Back to the Alps for this fourth stage of the Casa Vogue anthology and the mountains. It’s a story full of snow, lots and lots of ice – not the nonexistent if not soaked one of the past few years – exactly as skiers enjoy it in this strange winter season. After all, we see oddities and even more we now experience every moment. We are then in the Engadine (with Casa Vogue we went there in December 2004 thanks to the magnificent photos of Filippo Simonetti) and we find an artist at least unique, Not Vital. Of him, perhaps someone will remember, we told at the beginning of the pandemicisland-dwelling-cave-sculpture which he made on a Chilean lake. Very close to his land and the beautiful mountains, the artist often recovers the typical local houses and, in full respect of their forms and tradition, reinterprets them making the idea of ​​home-dwelling something deeper that becomes an artistic expression. Which is not a completely strange idea. Indeed, it is a good suggestion to try to reconsider our living spaces and look at them no longer just as geometric containers of things, accommodation, but expression and mirror in continuous becoming and changing of our physical and emotional existences. (Paolo Lavezzari)

«The light is dramatic, you have to see it to understand; this warm light that comes out of the open mouths of the windows, in the intense cold outside. Very Doctor Zhivago ». Hot and cold, rooms black with soot and rooms of ice, embraces of physical but also architectural extremes, inside and outside the walls, between stone, soft wood, sharp edges of steel, Murano glass: from wherever you look, Not Vital’s house in Tschlin, far east of the Engadine, is “radical”. “Radical”: repeats, with a touch of pride, the Swiss artist with a nomadic spirit and hands in love with the substance of which dreams and nature are made. But he likes all the definitions of his house: even that of the gallery owner Gian Enzo Sperone: “This is not a house, it’s a sculpture”; or the initial one, “I wouldn’t even want to give it away”, by brother Duri, who then ended up building it all, from alpha to omega; and even the refusal of the friend for whom he had originally found it, in that “not beautiful country, destroyed by fire in the middle of the last century and badly rebuilt, with only one road to go up and down, so that one cannot pass through chance, you really have to want to go there. ” The friend then didn’t want it: then Not took it.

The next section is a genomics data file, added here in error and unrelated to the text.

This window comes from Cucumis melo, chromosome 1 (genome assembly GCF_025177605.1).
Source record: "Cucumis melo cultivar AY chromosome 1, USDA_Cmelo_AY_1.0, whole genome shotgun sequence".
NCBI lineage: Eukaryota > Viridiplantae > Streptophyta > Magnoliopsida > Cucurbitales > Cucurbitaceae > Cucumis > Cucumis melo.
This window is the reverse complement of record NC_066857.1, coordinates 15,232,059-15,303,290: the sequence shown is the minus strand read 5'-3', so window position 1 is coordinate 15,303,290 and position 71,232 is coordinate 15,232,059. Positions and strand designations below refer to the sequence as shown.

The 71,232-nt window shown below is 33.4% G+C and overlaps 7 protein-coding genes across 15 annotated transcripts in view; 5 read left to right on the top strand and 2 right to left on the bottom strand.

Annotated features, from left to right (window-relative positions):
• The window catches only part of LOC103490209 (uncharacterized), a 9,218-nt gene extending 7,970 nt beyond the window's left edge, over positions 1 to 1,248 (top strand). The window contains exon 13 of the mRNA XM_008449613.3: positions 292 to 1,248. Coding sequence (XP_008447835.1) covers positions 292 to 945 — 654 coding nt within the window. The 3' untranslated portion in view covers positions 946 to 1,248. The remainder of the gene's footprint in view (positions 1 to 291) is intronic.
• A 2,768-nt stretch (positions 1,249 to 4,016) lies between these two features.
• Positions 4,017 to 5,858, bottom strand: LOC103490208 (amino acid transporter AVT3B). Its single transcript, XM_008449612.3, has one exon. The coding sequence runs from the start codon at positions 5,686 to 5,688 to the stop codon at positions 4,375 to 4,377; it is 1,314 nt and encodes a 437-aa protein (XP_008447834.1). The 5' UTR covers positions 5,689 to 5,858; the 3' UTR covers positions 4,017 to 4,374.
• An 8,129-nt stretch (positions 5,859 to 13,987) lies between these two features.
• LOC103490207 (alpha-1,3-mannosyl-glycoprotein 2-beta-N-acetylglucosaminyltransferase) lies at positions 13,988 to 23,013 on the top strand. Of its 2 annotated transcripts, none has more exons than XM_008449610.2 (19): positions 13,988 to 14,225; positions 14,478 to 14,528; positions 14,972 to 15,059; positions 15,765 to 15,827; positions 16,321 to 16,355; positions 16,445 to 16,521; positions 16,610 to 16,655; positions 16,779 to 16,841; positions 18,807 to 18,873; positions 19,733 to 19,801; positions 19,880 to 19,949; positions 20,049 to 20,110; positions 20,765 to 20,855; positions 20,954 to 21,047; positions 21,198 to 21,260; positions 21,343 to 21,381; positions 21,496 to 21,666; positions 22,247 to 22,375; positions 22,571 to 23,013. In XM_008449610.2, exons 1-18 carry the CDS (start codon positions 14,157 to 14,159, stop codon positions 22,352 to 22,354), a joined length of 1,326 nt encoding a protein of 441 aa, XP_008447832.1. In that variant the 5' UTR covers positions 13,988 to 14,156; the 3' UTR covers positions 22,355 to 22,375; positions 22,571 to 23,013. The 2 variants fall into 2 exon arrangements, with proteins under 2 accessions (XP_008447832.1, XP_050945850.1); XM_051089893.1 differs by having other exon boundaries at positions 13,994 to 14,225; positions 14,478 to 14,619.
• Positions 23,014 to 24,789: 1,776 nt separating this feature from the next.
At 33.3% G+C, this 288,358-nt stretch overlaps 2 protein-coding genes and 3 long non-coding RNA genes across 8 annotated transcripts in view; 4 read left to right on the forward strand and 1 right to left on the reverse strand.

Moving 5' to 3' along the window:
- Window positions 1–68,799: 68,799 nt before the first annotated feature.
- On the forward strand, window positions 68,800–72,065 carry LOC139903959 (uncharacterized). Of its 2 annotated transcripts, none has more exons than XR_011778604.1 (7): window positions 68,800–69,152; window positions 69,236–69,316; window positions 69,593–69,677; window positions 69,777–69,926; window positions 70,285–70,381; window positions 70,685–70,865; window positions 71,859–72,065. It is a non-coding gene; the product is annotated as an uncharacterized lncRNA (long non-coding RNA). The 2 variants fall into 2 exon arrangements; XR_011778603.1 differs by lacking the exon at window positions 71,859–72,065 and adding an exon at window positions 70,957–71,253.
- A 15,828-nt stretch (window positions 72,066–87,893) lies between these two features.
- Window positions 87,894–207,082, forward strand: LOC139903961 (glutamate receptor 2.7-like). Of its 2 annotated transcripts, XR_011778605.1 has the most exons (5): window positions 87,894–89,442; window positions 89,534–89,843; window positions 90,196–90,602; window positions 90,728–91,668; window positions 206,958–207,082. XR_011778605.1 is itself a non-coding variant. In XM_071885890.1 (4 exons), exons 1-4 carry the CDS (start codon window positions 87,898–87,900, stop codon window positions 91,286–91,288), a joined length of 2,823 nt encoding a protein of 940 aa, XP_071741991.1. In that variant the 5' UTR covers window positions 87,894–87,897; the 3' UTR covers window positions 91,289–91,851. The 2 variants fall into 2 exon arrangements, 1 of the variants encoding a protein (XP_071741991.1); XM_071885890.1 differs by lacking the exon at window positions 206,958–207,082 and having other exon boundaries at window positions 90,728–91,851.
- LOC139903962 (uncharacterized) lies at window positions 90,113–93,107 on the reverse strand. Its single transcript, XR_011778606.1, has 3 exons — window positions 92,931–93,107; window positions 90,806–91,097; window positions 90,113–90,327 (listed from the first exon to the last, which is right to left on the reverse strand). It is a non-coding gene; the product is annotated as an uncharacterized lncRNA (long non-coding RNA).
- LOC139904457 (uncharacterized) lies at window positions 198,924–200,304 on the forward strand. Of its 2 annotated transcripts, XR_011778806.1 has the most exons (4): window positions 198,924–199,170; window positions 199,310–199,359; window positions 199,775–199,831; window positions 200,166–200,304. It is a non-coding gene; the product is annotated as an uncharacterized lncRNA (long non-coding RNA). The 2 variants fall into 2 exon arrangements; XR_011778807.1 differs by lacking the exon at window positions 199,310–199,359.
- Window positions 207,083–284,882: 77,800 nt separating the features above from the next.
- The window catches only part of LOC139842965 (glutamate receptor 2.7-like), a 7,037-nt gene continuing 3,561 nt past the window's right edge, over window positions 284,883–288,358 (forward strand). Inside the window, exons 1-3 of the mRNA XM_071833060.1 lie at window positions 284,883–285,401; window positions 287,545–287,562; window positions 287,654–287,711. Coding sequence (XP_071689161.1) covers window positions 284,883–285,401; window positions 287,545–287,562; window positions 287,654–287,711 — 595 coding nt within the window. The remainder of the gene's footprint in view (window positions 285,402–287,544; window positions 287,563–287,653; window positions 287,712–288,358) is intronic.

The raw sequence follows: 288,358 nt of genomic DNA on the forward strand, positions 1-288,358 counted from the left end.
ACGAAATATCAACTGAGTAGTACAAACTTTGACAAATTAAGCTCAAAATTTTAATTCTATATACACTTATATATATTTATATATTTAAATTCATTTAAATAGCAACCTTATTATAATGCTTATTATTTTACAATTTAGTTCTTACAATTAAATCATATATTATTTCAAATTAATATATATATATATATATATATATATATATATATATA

«I can also understand it, it was not easy to see beyond the ruin. Apparently it was just a typical Engadine house from the mid-nineteenth century, which belonged to a humble family of peasants. It remained as they had left it in the sixties ». Non-existent appeal even for the natives, who prefer comfort and thermal insulation to the preservation of traditional architecture. Unmissable challenge for Not. “I wanted to prove that you can leave the original structure of the house intact and live in it.” Indeed, living there precisely by virtue of that original structure, which allows the east wind, laden with snow, to collide with the heat on an excursion from the bellies of the heated rooms. And the mountains to impose themselves in all their majesty. The sight was one of the decisive trump cards: he, who was born and lives in Sent, a few kilometers away, comes to us for a walk or to read. And watch. “From my bathroom I can see Italy and Austria”. Piz Lat, the last mountain before the meeting of the two countries with Switzerland, is the conceptual and visual pivot of the barn, a large stone cave next to the house: suspended there is a telescope room with a degrading section, obtained from a whole trunk thirteen meters long. At the southern end there is an observatory, with a window facing the Piz. «It was originally one of those bridges from which the farmers threw down the hay: the architect Hans-Jörg Ruch helped me to convert it, who made the model».

The large telescope room.

His brother Duri, on the other hand, is the glass door with automated opening that seals the end of the duct, trapping the heat. All around in winter the snow, filtered by the cracks in the walls of the barn, mills; the bows are placed on the plaster models of other mountains, placed under the bridge. In the past, too, these were the districts of the cold: the hay collected was heated by diffusion from the level below, where there were the stables with the animals and the large central room with the manure deposit; instead of manure, Not and Duri have installed water. “While we were working on the house last summer, an unprecedented heat broke out: so we came up with the idea.” When the thermometer collapses, the water freezes and the walls of that room glow with northern light.